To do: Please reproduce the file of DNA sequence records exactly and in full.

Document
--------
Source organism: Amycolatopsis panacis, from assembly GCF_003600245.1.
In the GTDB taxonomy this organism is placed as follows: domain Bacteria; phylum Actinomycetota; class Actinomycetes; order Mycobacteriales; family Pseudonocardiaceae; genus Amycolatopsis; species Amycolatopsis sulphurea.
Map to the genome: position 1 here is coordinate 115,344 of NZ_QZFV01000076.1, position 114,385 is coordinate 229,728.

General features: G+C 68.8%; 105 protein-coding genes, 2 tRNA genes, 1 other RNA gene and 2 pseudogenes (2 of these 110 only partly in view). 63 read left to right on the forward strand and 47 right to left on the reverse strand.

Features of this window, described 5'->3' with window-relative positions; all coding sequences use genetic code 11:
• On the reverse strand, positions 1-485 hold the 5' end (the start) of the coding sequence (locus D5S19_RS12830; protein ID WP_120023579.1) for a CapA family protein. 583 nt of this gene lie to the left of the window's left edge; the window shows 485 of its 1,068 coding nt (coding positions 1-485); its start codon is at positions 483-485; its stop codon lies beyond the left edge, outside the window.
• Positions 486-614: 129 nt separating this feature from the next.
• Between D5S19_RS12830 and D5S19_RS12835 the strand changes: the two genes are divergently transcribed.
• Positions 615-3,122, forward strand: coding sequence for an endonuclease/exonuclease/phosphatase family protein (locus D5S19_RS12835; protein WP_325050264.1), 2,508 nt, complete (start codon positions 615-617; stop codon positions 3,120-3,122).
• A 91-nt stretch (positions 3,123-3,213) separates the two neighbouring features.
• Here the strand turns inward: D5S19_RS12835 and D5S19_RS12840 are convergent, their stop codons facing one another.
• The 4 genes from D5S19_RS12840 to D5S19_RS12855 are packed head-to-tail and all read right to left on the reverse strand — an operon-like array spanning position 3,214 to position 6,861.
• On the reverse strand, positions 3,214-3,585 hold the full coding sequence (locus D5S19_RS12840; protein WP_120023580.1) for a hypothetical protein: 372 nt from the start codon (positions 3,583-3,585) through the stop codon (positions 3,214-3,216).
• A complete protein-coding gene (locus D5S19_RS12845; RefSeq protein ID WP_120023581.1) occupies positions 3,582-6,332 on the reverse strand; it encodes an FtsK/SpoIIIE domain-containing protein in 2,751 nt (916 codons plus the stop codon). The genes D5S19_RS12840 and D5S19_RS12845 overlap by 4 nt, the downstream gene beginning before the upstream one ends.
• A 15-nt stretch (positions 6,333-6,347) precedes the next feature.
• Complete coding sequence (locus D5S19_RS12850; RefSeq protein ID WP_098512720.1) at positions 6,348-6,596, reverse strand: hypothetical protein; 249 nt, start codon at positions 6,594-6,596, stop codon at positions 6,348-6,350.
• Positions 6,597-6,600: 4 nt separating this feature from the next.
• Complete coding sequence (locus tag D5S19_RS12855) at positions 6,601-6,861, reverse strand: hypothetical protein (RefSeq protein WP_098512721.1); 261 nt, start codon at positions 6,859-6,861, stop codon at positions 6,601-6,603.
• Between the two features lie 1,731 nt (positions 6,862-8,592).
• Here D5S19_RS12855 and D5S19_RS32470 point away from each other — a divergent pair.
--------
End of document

Source organism: Amycolatopsis panacis, from assembly GCF_003600245.1.
In the GTDB taxonomy this organism is placed as follows: domain Bacteria; phylum Actinomycetota; class Actinomycetes; order Mycobacteriales; family Pseudonocardiaceae; genus Amycolatopsis; species Amycolatopsis sulphurea.
Map to the genome: position 1 here is coordinate 115,344 of NZ_QZFV01000076.1, position 114,385 is coordinate 229,728.

General features: G+C 68.8%; 105 protein-coding genes, 2 tRNA genes, 1 other RNA gene and 2 pseudogenes (2 of these 110 only partly in view). 63 read left to right on the forward strand and 47 right to left on the reverse strand.

Features of this window, described 5'->3' with window-relative positions; all coding sequences use genetic code 11:
• On the reverse strand, positions 1-485 hold the 5' end (the start) of the coding sequence (locus D5S19_RS12830; protein ID WP_120023579.1) for a CapA family protein. 583 nt of this gene lie to the left of the window's left edge; the window shows 485 of its 1,068 coding nt (coding positions 1-485); its start codon is at positions 483-485; its stop codon lies beyond the left edge, outside the window.
• Positions 486-614: 129 nt separating this feature from the next.
• Between D5S19_RS12830 and D5S19_RS12835 the strand changes: the two genes are divergently transcribed.
• Positions 615-3,122, forward strand: coding sequence for an endonuclease/exonuclease/phosphatase family protein (locus D5S19_RS12835; protein WP_325050264.1), 2,508 nt, complete (start codon positions 615-617; stop codon positions 3,120-3,122).
• A 91-nt stretch (positions 3,123-3,213) separates the two neighbouring features.
• Here the strand turns inward: D5S19_RS12835 and D5S19_RS12840 are convergent, their stop codons facing one another.
• The 4 genes from D5S19_RS12840 to D5S19_RS12855 are packed head-to-tail and all read right to left on the reverse strand — an operon-like array spanning position 3,214 to position 6,861.
• On the reverse strand, positions 3,214-3,585 hold the full coding sequence (locus D5S19_RS12840; protein WP_120023580.1) for a hypothetical protein: 372 nt from the start codon (positions 3,583-3,585) through the stop codon (positions 3,214-3,216).
• A complete protein-coding gene (locus D5S19_RS12845; RefSeq protein ID WP_120023581.1) occupies positions 3,582-6,332 on the reverse strand; it encodes an FtsK/SpoIIIE domain-containing protein in 2,751 nt (916 codons plus the stop codon). The genes D5S19_RS12840 and D5S19_RS12845 overlap by 4 nt, the downstream gene beginning before the upstream one ends.
• A 15-nt stretch (positions 6,333-6,347) precedes the next feature.
• Complete coding sequence (locus D5S19_RS12850; RefSeq protein ID WP_098512720.1) at positions 6,348-6,596, reverse strand: hypothetical protein; 249 nt, start codon at positions 6,594-6,596, stop codon at positions 6,348-6,350.
• Positions 6,597-6,600: 4 nt separating this feature from the next.
• Complete coding sequence (locus tag D5S19_RS12855) at positions 6,601-6,861, reverse strand: hypothetical protein (RefSeq protein WP_098512721.1); 261 nt, start codon at positions 6,859-6,861, stop codon at positions 6,601-6,603.
• Between the two features lie 1,731 nt (positions 6,862-8,592).
• Here D5S19_RS12855 and D5S19_RS32470 point away from each other — a divergent pair.